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Dealing With a Lonely Dog

Our dogs are by nature pack animals.

They’re highly sociable creatures with a genuine need to socialize and interact. Because we humans have done such a great job job in domesticating our canine friends, socialization with other dogs isn’t enough for your friend. You are the center of your dog’s world and she needs to spend time with you.

 Of course, this is sometimes easier said than done. Life, for most of us, is pretty busy, and at times it’s difficult to find genuine pleasure in performing the most basic of care taking tasks for our dogs. When time is short, responsibility becomes a burden.

It’s even worse when added responsibilities or increased demands on our time begin to detract from the quality of the time we do spend with our dogs. If other stresses are weighing heavily on your mind, everyday pleasures with your dog can morph from a joy into a headache – the half-hour walk after work is just one more thing to get through, rather than an opportunity for you both to unwind and spend some time together in mutual, tacit admiration of the natural world.

Whether we like it or not, the lifestyles that we choose (to a certain extent, anyway) to put ourselves through – a general dearth of time, moderate to high stress levels, job anxiety, shifting personal commitments – affect our dogs as well as ourselves.

Sensitive pooches can become so negatively impacted by the less-than-positive frame of mind held by their owners that they themselves become depressed and anxious. Other, more well-adjusted dogs suffer through isolation: when obligations are pressing, the twice-daily dog walk can be the easiest thing to relegate to the back of the line (your dog can hardly raise his voice in outrage, can he?).

Making time for our dogs isn’t always as easy as we would like it to be. But it doesn’t have to require a huge input of time or a Herculean amount of energy: there are ways that we can include our dogs in our lives without spending minutes and hours that we don’t have.

Here are a few suggestions:

  1. Bring her along with you. When you’re running errands – picking up the mail, dropping children off to music lessons, soccer, and Little League, stopping by at work – your dog will jump at the chance to come along.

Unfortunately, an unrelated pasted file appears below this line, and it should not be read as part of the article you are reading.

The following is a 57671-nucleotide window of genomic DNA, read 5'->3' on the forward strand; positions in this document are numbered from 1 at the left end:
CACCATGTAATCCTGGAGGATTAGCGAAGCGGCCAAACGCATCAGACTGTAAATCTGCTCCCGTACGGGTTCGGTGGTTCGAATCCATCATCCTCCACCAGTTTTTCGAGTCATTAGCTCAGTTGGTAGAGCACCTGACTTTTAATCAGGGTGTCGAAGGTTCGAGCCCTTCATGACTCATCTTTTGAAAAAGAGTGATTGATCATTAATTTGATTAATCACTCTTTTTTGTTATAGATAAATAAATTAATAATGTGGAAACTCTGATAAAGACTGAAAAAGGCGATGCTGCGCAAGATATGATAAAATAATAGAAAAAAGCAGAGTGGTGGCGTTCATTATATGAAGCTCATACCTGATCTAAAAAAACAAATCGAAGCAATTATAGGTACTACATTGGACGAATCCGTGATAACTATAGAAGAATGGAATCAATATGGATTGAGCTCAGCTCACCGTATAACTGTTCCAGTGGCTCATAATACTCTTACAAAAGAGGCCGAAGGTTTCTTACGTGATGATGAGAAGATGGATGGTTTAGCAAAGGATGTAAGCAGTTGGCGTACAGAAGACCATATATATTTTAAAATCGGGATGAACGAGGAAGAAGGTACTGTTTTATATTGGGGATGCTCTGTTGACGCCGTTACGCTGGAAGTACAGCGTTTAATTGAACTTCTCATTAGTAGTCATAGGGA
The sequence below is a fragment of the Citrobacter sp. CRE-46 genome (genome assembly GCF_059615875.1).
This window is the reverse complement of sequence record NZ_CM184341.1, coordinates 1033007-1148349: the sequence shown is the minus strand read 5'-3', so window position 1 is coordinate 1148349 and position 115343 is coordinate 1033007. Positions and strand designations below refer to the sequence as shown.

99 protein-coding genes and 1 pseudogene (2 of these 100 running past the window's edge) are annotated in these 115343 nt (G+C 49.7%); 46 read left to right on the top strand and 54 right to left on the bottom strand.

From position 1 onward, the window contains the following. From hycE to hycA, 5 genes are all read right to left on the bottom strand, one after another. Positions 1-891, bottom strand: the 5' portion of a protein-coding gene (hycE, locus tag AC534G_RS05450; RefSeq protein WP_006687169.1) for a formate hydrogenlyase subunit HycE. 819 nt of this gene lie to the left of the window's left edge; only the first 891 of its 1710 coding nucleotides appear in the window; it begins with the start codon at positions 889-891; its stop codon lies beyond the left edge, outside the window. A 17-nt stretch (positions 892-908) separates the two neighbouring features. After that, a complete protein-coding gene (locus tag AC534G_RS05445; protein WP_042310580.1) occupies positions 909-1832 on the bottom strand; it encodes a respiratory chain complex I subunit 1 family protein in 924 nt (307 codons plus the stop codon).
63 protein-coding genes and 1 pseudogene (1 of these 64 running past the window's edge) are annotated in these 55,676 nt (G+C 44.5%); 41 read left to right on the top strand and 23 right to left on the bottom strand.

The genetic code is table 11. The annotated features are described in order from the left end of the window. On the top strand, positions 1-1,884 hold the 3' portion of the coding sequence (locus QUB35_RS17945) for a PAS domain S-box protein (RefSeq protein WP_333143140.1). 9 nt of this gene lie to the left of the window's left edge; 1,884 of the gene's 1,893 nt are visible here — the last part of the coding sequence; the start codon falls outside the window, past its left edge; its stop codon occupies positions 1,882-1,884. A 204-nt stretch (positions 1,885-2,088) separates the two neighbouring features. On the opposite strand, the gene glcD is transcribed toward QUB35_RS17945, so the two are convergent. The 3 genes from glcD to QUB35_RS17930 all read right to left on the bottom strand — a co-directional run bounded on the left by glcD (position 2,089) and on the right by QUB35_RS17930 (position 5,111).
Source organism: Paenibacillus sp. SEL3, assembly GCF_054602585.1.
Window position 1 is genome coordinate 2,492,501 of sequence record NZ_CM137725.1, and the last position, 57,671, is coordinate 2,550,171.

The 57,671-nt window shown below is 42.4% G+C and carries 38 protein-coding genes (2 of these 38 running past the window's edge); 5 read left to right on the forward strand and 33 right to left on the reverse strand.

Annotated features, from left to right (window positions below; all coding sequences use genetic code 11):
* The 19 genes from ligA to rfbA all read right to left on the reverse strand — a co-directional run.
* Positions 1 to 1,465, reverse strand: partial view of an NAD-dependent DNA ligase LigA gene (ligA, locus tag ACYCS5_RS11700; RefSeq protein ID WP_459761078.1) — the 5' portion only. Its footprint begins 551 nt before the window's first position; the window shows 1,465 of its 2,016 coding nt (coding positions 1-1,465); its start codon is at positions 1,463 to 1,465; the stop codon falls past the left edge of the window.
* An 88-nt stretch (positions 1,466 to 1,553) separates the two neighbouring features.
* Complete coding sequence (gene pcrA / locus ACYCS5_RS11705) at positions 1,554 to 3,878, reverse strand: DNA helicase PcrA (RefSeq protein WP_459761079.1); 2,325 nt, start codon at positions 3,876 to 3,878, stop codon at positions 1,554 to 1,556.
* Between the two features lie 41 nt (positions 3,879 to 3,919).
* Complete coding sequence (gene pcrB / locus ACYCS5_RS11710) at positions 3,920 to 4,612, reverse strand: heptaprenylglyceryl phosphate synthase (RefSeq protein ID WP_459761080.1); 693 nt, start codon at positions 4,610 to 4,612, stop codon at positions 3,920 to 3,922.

Even if she stays in the car, the opportunity to get out of the house and enjoy a change of visual and olfactory scenery will be genuinely welcomed by her – and it’s a good way for the two of you to spend some casual one-on-one time together. If your errands involve other people (ferrying kids around, picking up a spouse, visiting a friend), accompanying you can go a long way towards meeting her social requirements for the day, too.

Tip: if you’re going for the Big Grocery Shop, or plan on doing something else that requires an extended absence from the car, best to leave her at home – any more than half an hour alone in the car is pushing the boundaries of responsible ownership for most dogs.

  2. Invite her into the bedroom. You don’t have to ask her up on the bed with you; she can sleep on her own dog bed, either in the corner of the room (most dogs prefer to sleep with something at their backs) or next to your bed. This is a fantastic way of spending “downtime with your dog (you’re both enjoying the same pastime in an undemanding way), and of increasing your bond, too.

Dogs like to sleep with their pack (that’s you!). As pack animals, they’re hardwired to enjoy close contact with others during their most vulnerable hours. It reinforces their sense of togetherness and security. By allowing your dog into your bedroom at night, you’re fostering closeness with your friend. And it’s easy, too!

  3. Spend time in mutually enjoyable activities. Walking the dog becomes a chore when it’s boring – if you’re enjoying yourself, you’ll be more likely to devote more time to it, which is good news for your dog, yourself, and your relationship with each other.